Charlotte II: JJ Yeley preview

J.J. YELEY Dejà Vu HUNTERSVILLE, N.C. (Oct. 9, 2007) -- The French expression dejà vu translates to "already seen" in English. The phrase is used to describe a feeling that one has witnessed or experienced a situation previously. J.J.

Dejà Vu

HUNTERSVILLE, N.C. (Oct. 9, 2007) -- The French expression dejà vu translates to "already seen" in English. The phrase is used to describe a feeling that one has witnessed or experienced a situation previously.

J.J. Yeley, driver of the No. 18 Interstate Batteries Chevrolet Monte Carlo SS for Joe Gibbs Racing (JGR), is hoping he might have a feeling of dejà vu when he returns to Charlotte (N.C.) Motor Speedway for this weekend's NASCAR NEXTEL Cup Series Bank of America 500.

At this very same track in May, the team notched a runner-up finish in the Coca-Cola 600 after crew chief Steve Addington rolled the dice, gambling that the No. 18 Chevy would have enough fuel to make it to the end of the race. Addington's gamble paid off and Yeley crossed the finish line in second -- his best career Nextel Cup finish to date.

Even more encouraging was the fact that Yeley ran in the top-15 for all but two of the 400 laps run during NASCAR's longest event -- more than any other driver. And for 349 of those 400 laps, Yeley was running in the top-10.

For the Interstate Batteries team, there are great memories that accompany that Memorial Day race at Charlotte. But there's also no doubt that Yeley and the entire team have been dreaming of improving on that second-place finish in May.

Will it be dejà vu all over again? We'll have to wait until Saturday night to find out.

J.J. YELEY (Driver, No. 18 Interstate Batteries Chevrolet):

After running up front almost the entire race and finishing second in the Coca-Cola 600 back in May, are you looking forward to getting back to Charlotte?

"I'm really looking forward to this weekend. We're taking the same car that we ran at Kansas, which is a good car and has one of the best bodies of the cars at JGR. It has great downforce and sideforce. I figured out a couple of things going into the Coca-Cola 600 that helped me with the track. Finishing second and being competitive all day long in that race was the main thing for us. It just gives me a lot more confidence going into this weekend's race knowing that. Hopefully, we can capitalize on the strong run in May and be one position higher when the checkered flag flies on Saturday night."

Was the Coca-Cola 600 the high point of the season for you and the Interstate Batteries team?

"I guess it really has been. We've had a lot of races where we've run just as well and haven't been able to come away with a finish like that. Any time that you finish in the top-three, versus finishing 10th or farther back, it's a huge boost of confidence. It was just a good day for everyone because we ran up front all day long. We qualified pretty decent there in May and qualifying is going to be really important on Thursday night. Qualifying draw will also make a big difference, and we'll hope for that late draw, when the track is cooler."

Looking back at how you've run at the 1.5- and 2-mile race tracks this season, you ran well at Charlotte and then struggled at Michigan and California. Does the strong run at Kansas give you more confidence going into another 1.5-mile track this weekend?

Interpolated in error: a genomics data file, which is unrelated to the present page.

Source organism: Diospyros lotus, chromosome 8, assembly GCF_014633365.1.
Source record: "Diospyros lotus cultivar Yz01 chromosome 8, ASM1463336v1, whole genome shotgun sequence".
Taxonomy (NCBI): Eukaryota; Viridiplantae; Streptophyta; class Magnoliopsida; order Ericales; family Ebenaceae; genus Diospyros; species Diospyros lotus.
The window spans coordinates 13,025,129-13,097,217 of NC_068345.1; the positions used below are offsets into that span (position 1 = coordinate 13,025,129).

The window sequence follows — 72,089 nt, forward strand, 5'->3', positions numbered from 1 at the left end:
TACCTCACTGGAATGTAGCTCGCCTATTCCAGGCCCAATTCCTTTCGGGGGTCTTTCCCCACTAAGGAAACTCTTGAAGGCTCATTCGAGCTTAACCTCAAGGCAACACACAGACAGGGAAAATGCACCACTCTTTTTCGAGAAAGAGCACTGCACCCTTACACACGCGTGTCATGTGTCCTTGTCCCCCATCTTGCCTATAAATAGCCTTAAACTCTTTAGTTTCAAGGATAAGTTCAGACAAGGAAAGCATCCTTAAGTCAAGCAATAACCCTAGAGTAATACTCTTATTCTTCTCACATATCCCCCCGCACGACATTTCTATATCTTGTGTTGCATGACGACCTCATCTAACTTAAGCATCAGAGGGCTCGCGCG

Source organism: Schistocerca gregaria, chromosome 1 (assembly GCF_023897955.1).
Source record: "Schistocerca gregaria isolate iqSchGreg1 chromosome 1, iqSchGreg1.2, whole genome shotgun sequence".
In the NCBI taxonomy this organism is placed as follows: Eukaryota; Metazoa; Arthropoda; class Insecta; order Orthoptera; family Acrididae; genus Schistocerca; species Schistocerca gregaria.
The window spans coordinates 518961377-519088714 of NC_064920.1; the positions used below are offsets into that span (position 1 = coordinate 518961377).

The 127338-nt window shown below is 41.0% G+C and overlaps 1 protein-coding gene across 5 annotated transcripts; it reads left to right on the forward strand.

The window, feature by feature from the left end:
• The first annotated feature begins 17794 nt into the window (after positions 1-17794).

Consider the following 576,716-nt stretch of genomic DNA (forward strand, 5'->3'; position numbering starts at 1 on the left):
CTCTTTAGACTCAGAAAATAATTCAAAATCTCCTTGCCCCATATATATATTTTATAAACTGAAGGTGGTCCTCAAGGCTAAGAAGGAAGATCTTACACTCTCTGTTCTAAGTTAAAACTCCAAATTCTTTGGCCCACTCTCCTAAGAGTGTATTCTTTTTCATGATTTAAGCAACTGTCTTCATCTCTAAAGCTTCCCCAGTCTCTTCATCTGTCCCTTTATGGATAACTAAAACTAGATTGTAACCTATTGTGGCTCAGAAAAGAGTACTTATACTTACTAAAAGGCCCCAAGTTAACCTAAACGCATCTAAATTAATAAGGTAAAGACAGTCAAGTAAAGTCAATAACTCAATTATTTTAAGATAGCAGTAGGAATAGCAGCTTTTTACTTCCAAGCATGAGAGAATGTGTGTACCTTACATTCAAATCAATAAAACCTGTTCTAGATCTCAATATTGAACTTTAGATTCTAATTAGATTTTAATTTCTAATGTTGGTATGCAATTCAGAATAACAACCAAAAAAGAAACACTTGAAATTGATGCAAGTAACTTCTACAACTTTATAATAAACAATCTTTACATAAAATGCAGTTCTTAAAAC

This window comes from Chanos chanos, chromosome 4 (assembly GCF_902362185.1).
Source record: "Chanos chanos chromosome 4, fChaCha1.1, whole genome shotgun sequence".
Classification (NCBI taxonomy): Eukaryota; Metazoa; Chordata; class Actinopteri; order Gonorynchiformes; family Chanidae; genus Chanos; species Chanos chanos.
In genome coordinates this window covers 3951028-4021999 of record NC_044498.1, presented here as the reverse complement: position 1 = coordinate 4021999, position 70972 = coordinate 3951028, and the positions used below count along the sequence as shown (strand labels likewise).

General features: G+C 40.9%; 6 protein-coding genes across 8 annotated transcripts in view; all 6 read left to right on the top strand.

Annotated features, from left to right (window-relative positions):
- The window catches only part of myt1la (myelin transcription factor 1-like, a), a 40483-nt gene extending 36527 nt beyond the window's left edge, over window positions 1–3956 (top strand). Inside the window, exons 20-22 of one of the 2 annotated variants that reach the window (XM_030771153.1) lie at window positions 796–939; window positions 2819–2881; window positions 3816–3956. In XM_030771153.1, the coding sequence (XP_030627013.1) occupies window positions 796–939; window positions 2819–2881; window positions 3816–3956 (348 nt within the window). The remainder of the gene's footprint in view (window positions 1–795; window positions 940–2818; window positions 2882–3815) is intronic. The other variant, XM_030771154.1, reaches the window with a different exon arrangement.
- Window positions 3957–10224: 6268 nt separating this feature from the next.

"It definitely does. I generally complain as the race goes on that the car is way too tight. They made some front-end adjustments to help me toward the end of the race. We struggled with the car being way too free on entry. I wasn't able to drive the car into the corner like everyone else was and I was giving up way too much speed on the front end of the run. We kind of went back and tried some things at Kansas, where we got the car really stable, and worked on everything else from there."

For the tracks that host two NASCAR events, the race track seems to change quite a bit from the first race to the second, mostly because the weather is either cooler or warmer. How much do you think Charlotte has change since the May?

"I think the race track will be pretty similar between the two races. Right now, it's hot in Charlotte. But going into this weekend, the highs are supposed to dip back down into the low 70s. I'm sure in the evening it will be in the 60s, or cooler. I think that was pretty similar to what it was when we were there for the Coca-Cola 600. Generally, for the fall race at Charlotte, the temperatures are borderline frigid and the race track usually has a lot more grip. But it looks like it might be pretty similar to what it was during the spring race."

It's October, which means that the Major League Baseball playoffs are in full swing. In 2008, you'll be driving for Hall of Fame Racing, which was recently bought by the owners of the Arizona Diamondbacks. Have you been paying closer attention to your hometown baseball team?

"It's been a lot of fun. I definitely have paid attention this year more so than I have over the last couple of years. At the same time, being from Phoenix, I've always been a Diamondbacks fan. It's great to see them get back to the playoffs and to where they have a shot at winning the pennant and going on to the World Series, like they did back in 2001. It's great to see them doing well, especially since they are kind of an underdog team. They don't have the history like some of the other teams, but they are still going out there and getting the right guys to be able to win. It's great for Jeff (Moorad, owner) and Tom (Garfinkel, owner) and everyone with the Diamondbacks, since they've already made me feel like a part of the family. I'm really looking forward to rooting them on in the NLCS and, hopefully, the World Series."

-credit: jgr

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About this article
Series NASCAR Cup
Drivers J.J. Yeley
Teams Joe Gibbs Racing